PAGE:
The COVID-19 pandemic continues to have a huge impact on businesses across the globe.
One of the biggest priorities for security leaders has been ensuring a smooth and secure transition for employees working remotely. And while many governments are urging a gradual return to the workplace to help boost the economy, a number of major brands including banking group RBS have said they do not expect their staff to be back in the office anytime soon.
As is to be expected with a sudden increase in remote workers, hackers have been targeting home IT systems, and specifically vulnerable routers. There have been reports of attackers breaking into people’s routers and changing DNS settings in order to point unsuspecting device users to coronavirus-related sites pushing malware.
Organisations have also been directly targeted. The UK, US and Canada security services believe a hacking group called APT29 has targeted various firms involved in COVID-19 vaccine development, with the likely intention of stealing information.
Pandemic-related threats are not the only issues playing on the minds of those with data-protection responsibilities. The recent invalidation of the EU-US ‘Privacy Shield’ data-protection agreement could have major ramifications for UK organisations’ legal responsibilities.
So, what does this all mean for security leaders? What is the ‘new normal’?
In a complex and evolving landscape, telling the difference between 'perceived' and 'genuine' threats is very difficult. However, one thing we can be certain of is the growing awareness among employees and consumers about the value of their data and the importance of making sure it doesn’t end up in the wrong hands.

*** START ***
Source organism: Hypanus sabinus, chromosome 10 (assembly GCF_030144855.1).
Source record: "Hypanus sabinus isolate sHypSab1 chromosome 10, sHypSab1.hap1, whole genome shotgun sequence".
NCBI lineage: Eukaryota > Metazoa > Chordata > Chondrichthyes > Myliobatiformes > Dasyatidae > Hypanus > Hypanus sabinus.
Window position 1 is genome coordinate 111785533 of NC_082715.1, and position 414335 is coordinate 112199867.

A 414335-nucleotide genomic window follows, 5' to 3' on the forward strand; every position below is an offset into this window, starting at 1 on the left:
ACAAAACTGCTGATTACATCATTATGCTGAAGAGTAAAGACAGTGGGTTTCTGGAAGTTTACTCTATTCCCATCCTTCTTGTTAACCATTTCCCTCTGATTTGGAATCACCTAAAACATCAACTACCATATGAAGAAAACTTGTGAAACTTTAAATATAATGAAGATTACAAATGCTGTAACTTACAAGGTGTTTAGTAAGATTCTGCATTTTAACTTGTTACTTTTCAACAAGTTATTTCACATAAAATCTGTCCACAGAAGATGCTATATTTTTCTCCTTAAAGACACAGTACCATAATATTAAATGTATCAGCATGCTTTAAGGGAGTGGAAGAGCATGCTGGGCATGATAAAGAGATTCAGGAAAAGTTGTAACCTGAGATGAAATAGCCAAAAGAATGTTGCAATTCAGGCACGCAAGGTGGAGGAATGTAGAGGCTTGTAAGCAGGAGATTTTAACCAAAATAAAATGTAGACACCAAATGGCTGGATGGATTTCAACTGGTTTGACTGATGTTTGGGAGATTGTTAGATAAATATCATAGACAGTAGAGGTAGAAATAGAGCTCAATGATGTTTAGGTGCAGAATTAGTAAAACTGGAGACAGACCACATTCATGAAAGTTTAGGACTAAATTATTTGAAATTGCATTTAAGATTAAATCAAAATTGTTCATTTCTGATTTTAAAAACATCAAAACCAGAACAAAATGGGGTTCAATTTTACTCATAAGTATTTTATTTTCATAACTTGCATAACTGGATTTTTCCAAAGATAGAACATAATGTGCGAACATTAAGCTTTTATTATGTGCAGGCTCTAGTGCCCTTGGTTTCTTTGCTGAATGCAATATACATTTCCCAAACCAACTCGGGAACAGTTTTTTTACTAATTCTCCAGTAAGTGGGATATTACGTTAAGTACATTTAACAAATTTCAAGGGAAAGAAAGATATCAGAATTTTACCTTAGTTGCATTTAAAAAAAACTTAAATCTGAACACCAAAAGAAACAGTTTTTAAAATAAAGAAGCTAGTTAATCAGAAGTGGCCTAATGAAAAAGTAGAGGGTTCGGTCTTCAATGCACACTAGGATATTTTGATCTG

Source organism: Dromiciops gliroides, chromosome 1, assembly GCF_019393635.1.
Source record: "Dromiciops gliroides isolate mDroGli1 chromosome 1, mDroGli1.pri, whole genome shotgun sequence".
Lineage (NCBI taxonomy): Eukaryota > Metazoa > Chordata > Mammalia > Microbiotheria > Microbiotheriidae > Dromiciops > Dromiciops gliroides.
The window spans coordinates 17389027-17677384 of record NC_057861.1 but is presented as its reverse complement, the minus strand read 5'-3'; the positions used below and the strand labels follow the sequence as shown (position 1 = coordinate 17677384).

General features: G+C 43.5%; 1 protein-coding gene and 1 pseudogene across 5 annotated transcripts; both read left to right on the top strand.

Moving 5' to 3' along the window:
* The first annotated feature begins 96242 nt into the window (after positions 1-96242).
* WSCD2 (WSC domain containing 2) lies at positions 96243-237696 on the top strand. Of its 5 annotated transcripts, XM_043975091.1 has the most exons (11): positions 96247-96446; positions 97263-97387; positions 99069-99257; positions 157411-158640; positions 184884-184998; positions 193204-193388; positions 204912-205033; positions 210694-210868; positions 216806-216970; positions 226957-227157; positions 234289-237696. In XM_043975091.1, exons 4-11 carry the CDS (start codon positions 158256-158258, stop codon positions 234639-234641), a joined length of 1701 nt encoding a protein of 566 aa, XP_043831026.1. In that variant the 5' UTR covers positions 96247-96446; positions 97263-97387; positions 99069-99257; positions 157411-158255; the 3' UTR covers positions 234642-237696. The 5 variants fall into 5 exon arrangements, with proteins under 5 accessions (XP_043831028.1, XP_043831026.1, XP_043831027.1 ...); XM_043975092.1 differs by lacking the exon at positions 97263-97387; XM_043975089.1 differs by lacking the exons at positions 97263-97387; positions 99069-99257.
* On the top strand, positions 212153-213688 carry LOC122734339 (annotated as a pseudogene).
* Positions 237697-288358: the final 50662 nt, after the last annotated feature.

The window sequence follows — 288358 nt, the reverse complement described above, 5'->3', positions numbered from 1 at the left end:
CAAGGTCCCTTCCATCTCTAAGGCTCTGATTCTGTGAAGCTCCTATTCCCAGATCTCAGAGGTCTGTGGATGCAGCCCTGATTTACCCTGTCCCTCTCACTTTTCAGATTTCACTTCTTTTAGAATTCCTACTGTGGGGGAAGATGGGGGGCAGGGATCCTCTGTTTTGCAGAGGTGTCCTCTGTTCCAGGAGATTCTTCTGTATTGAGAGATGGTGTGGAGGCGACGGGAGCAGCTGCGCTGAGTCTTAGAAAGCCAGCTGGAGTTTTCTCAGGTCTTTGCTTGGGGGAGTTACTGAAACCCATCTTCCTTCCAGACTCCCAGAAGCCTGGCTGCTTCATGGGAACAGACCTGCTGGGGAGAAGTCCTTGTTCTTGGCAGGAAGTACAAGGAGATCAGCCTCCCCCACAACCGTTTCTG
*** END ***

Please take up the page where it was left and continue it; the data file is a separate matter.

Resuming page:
The introduction of GDPR and widespread media coverage of the topic in recent years has enhanced understanding and concern about data privacy issues. Recent events will reinforce this trend, with greater transparency being demanded from users so that they can make informed decisions on what data they will share with organisations. It doesn’t mean that they won’t share their data, but they will need to understand the trade-offs (what’s in it for them), so we may to see a much more informed user group emerge as the next normal.
Organisations will be expected to provide a duty of care to their customers/users with regard to safeguarding data. We can expect to see greater scrutiny of organisations, but it is important to recognise they do not need to do this alone, and can benefit from greater visibility and economies of scale by working with a dedicated cyber security partner.
Political dimensions will continue to be influential factors (as they have always been). From a cyberdefense perspective these powerful geopolitical forces are like the weather. They have an enormous impact on our daily reality. While we can study these forces and even attempt to predict them, we have no real way of controlling
them. Our only choice here is to observe and orient our own strategies accordingly.
Finally, new techniques will be required to combat the war on cybercrime. It’s not just the technology layer that will be important – implementation and the fusing of business objectives and the security needed to make it sustainable will be a key consideration as cyber security becomes tightly wrapped into all business processes.
Successful cyber security specialists in the new normal will be those who work in true partnership with their clients - understanding their business needs and how to appropriately address the associated cyber challenges to enable them to play their role in creating a safer digital society.